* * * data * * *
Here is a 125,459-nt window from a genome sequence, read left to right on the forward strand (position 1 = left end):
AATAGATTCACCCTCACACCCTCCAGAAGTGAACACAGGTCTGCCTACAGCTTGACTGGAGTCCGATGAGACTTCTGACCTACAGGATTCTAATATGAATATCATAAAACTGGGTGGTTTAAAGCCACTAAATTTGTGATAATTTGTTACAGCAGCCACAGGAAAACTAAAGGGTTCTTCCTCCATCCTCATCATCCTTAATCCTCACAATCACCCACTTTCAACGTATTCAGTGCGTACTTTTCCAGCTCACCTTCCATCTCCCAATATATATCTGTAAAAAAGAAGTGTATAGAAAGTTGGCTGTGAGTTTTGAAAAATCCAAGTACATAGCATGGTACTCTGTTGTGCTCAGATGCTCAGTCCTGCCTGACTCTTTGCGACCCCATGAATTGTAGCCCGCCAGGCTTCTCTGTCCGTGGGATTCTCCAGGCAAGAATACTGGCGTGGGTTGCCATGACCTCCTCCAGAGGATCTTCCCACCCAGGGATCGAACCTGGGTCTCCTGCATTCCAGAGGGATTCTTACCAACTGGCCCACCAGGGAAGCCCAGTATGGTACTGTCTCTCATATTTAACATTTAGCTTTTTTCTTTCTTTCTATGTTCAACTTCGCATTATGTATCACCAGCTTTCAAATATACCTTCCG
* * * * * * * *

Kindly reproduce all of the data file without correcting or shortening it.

Here is a 125,459-nt window from a genome sequence, read left to right on the forward strand (position 1 = left end):
AATAGATTCACCCTCACACCCTCCAGAAGTGAACACAGGTCTGCCTACAGCTTGACTGGAGTCCGATGAGACTTCTGACCTACAGGATTCTAATATGAATATCATAAAACTGGGTGGTTTAAAGCCACTAAATTTGTGATAATTTGTTACAGCAGCCACAGGAAAACTAAAGGGTTCTTCCTCCATCCTCATCATCCTTAATCCTCACAATCACCCACTTTCAACGTATTCAGTGCGTACTTTTCCAGCTCACCTTCCATCTCCCAATATATATCTGTAAAAAAGAAGTGTATAGAAAGTTGGCTGTGAGTTTTGAAAAATCCAAGTACATAGCATGGTACTCTGTTGTGCTCAGATGCTCAGTCCTGCCTGACTCTTTGCGACCCCATGAATTGTAGCCCGCCAGGCTTCTCTGTCCGTGGGATTCTCCAGGCAAGAATACTGGCGTGGGTTGCCATGACCTCCTCCAGAGGATCTTCCCACCCAGGGATCGAACCTGGGTCTCCTGCATTCCAGAGGGATTCTTACCAACTGGCCCACCAGGGAAGCCCAGTATGGTACTGTCTCTCATATTTAACATTTAGCTTTTTTCTTTCTTTCTATGTTCAACTTCGCATTATGTATCACCAGCTTTCAAATATACCTTCCG